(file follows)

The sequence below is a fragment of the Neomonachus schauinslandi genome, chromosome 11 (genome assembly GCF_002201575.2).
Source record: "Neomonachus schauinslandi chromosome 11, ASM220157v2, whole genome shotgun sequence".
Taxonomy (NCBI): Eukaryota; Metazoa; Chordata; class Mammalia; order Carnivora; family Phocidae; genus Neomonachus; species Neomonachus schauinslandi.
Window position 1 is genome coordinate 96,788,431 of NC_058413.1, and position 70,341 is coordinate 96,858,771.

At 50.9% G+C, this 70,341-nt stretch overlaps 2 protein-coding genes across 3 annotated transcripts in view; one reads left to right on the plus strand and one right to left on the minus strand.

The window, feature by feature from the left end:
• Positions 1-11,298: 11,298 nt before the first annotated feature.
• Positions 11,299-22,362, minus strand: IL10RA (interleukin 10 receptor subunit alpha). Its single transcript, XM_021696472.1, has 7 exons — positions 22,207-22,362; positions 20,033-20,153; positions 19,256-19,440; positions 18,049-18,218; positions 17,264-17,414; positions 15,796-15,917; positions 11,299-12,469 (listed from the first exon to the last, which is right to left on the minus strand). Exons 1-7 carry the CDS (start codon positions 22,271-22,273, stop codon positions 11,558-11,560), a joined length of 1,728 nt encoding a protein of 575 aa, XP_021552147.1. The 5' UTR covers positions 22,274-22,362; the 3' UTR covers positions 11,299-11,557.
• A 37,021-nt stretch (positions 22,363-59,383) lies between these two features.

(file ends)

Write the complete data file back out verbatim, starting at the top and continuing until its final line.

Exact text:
The sequence below is a fragment of the Neomonachus schauinslandi genome, chromosome 11 (genome assembly GCF_002201575.2).
Source record: "Neomonachus schauinslandi chromosome 11, ASM220157v2, whole genome shotgun sequence".
Taxonomy (NCBI): Eukaryota; Metazoa; Chordata; class Mammalia; order Carnivora; family Phocidae; genus Neomonachus; species Neomonachus schauinslandi.
Window position 1 is genome coordinate 96,788,431 of NC_058413.1, and position 70,341 is coordinate 96,858,771.

At 50.9% G+C, this 70,341-nt stretch overlaps 2 protein-coding genes across 3 annotated transcripts in view; one reads left to right on the plus strand and one right to left on the minus strand.

The window, feature by feature from the left end:
• Positions 1-11,298: 11,298 nt before the first annotated feature.
• Positions 11,299-22,362, minus strand: IL10RA (interleukin 10 receptor subunit alpha). Its single transcript, XM_021696472.1, has 7 exons — positions 22,207-22,362; positions 20,033-20,153; positions 19,256-19,440; positions 18,049-18,218; positions 17,264-17,414; positions 15,796-15,917; positions 11,299-12,469 (listed from the first exon to the last, which is right to left on the minus strand). Exons 1-7 carry the CDS (start codon positions 22,271-22,273, stop codon positions 11,558-11,560), a joined length of 1,728 nt encoding a protein of 575 aa, XP_021552147.1. The 5' UTR covers positions 22,274-22,362; the 3' UTR covers positions 11,299-11,557.
• A 37,021-nt stretch (positions 22,363-59,383) lies between these two features.